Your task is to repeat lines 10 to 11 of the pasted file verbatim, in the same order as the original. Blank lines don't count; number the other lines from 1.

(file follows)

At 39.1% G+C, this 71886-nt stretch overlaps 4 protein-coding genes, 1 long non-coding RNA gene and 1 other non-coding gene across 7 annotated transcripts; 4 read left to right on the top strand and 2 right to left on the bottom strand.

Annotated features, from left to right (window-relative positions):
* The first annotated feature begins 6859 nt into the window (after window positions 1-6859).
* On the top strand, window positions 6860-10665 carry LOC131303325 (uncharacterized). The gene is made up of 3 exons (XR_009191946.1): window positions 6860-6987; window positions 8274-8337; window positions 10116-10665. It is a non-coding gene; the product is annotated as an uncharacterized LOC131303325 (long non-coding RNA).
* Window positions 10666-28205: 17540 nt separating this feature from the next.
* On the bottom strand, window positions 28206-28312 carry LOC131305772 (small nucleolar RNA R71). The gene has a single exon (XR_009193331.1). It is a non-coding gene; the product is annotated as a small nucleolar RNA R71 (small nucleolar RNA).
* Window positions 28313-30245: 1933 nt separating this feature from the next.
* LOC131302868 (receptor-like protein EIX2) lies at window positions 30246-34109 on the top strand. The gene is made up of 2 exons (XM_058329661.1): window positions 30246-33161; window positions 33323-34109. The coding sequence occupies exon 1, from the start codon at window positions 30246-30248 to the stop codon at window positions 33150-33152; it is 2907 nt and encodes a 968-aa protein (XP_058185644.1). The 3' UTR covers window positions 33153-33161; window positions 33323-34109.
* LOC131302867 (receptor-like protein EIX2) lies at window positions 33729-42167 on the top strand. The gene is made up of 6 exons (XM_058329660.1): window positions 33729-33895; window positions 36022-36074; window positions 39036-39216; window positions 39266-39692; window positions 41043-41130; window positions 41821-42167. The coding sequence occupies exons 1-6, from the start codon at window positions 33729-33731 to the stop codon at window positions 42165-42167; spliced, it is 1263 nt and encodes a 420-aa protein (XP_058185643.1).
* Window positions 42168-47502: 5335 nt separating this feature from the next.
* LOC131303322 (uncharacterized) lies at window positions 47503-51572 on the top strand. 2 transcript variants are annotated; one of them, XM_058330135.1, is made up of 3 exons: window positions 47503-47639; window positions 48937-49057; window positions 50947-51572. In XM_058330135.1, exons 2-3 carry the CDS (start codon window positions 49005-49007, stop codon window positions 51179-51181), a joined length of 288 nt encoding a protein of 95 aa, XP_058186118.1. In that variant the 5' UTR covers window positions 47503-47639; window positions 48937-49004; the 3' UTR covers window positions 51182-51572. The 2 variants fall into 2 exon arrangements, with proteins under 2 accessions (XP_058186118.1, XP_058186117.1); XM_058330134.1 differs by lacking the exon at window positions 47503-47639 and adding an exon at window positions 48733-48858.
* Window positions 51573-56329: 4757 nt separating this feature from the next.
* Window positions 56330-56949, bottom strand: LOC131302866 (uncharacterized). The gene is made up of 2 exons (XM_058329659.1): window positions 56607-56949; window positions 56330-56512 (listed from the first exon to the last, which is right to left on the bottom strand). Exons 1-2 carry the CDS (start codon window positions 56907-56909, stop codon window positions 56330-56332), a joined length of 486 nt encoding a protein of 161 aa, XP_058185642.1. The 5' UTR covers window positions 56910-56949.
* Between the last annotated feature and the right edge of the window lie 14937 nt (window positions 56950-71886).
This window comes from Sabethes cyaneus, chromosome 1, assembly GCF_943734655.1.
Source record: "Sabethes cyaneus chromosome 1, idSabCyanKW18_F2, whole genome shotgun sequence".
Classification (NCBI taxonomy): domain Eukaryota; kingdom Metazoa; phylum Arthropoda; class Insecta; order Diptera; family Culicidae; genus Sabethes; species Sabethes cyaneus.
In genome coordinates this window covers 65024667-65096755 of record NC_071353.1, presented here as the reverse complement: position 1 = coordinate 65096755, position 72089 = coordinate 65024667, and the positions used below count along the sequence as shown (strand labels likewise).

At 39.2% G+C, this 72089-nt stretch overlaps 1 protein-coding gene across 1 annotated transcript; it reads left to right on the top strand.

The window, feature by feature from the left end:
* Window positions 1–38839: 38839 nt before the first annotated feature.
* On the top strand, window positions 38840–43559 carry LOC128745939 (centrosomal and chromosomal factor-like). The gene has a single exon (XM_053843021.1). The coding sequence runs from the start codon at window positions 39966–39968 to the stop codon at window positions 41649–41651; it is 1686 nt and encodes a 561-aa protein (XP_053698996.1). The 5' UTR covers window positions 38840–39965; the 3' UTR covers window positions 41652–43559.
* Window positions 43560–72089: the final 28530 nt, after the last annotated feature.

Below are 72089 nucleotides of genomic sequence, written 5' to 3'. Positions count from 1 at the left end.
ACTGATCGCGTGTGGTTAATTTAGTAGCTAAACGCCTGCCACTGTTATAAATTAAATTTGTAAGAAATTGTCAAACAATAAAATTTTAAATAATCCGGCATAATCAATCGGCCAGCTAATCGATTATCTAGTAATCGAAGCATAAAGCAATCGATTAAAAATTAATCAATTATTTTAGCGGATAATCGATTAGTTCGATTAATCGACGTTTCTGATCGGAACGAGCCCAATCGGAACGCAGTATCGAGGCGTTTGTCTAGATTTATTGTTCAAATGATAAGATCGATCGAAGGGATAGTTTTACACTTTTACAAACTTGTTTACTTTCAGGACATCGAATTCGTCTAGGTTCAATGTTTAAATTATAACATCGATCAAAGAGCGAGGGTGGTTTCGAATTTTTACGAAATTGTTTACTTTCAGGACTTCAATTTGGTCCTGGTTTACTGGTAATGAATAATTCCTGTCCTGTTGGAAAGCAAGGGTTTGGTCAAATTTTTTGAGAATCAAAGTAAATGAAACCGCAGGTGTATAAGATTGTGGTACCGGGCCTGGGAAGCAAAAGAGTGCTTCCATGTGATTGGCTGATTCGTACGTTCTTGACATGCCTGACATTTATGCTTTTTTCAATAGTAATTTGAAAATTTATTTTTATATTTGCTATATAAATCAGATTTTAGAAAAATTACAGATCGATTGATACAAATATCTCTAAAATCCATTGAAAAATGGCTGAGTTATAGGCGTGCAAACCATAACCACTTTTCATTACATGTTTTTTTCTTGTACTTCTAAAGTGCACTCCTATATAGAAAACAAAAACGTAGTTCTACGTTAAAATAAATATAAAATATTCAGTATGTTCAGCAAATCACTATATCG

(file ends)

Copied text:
* Window positions 42168-47502: 5335 nt separating this feature from the next.
* LOC131303322 (uncharacterized) lies at window positions 47503-51572 on the top strand. 2 transcript variants are annotated; one of them, XM_058330135.1, is made up of 3 exons: window positions 47503-47639; window positions 48937-49057; window positions 50947-51572. In XM_058330135.1, exons 2-3 carry the CDS (start codon window positions 49005-49007, stop codon window positions 51179-51181), a joined length of 288 nt encoding a protein of 95 aa, XP_058186118.1. In that variant the 5' UTR covers window positions 47503-47639; window positions 48937-49004; the 3' UTR covers window positions 51182-51572. The 2 variants fall into 2 exon arrangements, with proteins under 2 accessions (XP_058186118.1, XP_058186117.1); XM_058330134.1 differs by lacking the exon at window positions 47503-47639 and adding an exon at window positions 48733-48858.